Figure 7 is a perspective view showing another form of the invention somewhat corresponding to Figure 1 but with a different means for checking or damping the movement of the pendulous member tending to disturb its vertical position.

Figure 8 is a vertical section of the device shown in Figure 7, and

Figure 9 is a fragmentary perspective view of the pendulous'member.

The embodiment of the present invention for establishing an artificial horizon or horizontal plane is illustrated in the form of a support member for an indicator even though not limited thereto, since the latter may be omitted, and hav- 6! represented in the form of-"a vertical lever or levers fulcrumed on a horizontal axis or axes normal to each other in the same horizontal plane and balanced so as to maintain such position and designed to support one or more pendulums suspended by a resilient member or arm passing through the fulcrum or pivot axis of the supporting frame or lever so that when the device is subjected to the action of accelerations in any direction, such as movement due to accidental horizontal acceleration impulses, the supporting frame or lever being balanced, is not affected thereby but will remain in its true balanced position so that a pointer mounted thereon will always indicate within practical tolerance, the true horizon. It consists of a supporting member or frame I shown in the form of a vertical. bar or lever in Figures 1, 2 and Y3 balanced by being fixed or mounted on one end of a horizontal fulcrum about the axis 0-0 of the pivot orprisrn ll constituting the fulcrum at the lower tapered edge thereof. This fulcrum or prism has its knife edge mounted or fulcrumed in the usual or any desired way as common in connection with weighing scales or the like and rests on one or more supporting surfaces or bearings represented in the form of an agate cuspin or cushion 12 adapted to be mounted upon a suitable base (not shown) for the instrument which supports and is adapted to be enclosed in a suitable case or cover (not shown) which may be of glass, plastic or other transparency or provided with a transparent window through which an indicator or pointer may be observed. The supporting frame of considerable moment of inertia about axis 0-O, such as represented by the bar or lever I0 is balanced about the axis OO and as described, is supported like the lever of a Weight scale by means of a prism or prisms embodied in it and resting on the bearing as described, but the position of this frame or lever in the fully assembled device is vertical as shown. To provide for the accurate balance of the supporting frame or lever so as to set it in a true vertical position, the lower end l3 thereof may be provided with a threaded bore to take or formed with a reduced portion or a threaded stem l4 on which a counterweight inthe form of a knurled nut l5 may be threaded for adjustment or otherwise suitably mounted to put the lever in balance on the axis O-O. A counterweight and inertia disc I! may also be mounted on one end of the fulcrum II to counterbalance the weight of the frame or lever [B and also assist in stabilizing the balanced position thereof as vertically arranged.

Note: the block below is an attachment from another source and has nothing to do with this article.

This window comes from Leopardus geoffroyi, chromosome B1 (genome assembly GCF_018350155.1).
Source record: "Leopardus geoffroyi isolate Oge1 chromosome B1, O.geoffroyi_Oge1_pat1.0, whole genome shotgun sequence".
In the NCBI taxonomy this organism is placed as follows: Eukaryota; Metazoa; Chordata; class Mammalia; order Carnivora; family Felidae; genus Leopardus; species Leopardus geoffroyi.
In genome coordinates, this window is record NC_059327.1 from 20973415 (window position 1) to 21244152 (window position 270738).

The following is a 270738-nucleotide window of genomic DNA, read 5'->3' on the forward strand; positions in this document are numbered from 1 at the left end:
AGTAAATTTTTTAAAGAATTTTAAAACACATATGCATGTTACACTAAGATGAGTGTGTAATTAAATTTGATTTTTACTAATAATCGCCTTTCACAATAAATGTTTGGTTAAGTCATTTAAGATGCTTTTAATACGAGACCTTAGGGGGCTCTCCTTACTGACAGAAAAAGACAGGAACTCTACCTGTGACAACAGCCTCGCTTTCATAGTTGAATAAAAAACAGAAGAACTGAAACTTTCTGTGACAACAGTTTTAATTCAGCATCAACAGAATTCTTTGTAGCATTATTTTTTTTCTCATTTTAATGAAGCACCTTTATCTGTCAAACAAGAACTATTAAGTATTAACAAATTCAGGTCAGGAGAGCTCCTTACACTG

As so supported and balanced, the lever itself or its vertical position is not appreciably affected or disturbed by the action of acceleration in a given direction and it is therefore adapted to support a pendulous means in the form of a resilient or elastic pendulum or arm 3 shown in the form of a flat spring arm l9 having its upper end portion rigidly clamped or fastened above the axis OO as at 20 to the frame member or lever I 0 through the medium of an outstanding arm 2| which may be slotted to receive a clamping or connecting screw for this purpose, so as to sus-.- pend the spring in spaced relation to the frame in a true vertical position extending through or intersecting the horizontal pivot axis 0- 0. At its lower end, the pendulum is provided with the weight 22 so that the center of mass of the-pendulum is below axis 0-0 and the weight is chosen in accordance with elastic characteristics of arm I9. The pendulum is thus suspended from a fixed point of a supporting frame or member .4 which although fulcrumed horizontally is kept in a constant angular position with respect to the horizon or vertical, and does not move under or independently of the action of accelerations, especially in a horizontal direction, to which the device may be subjected, although the pendulum is free to swing to and fro under the combined action of gravity and momentum. I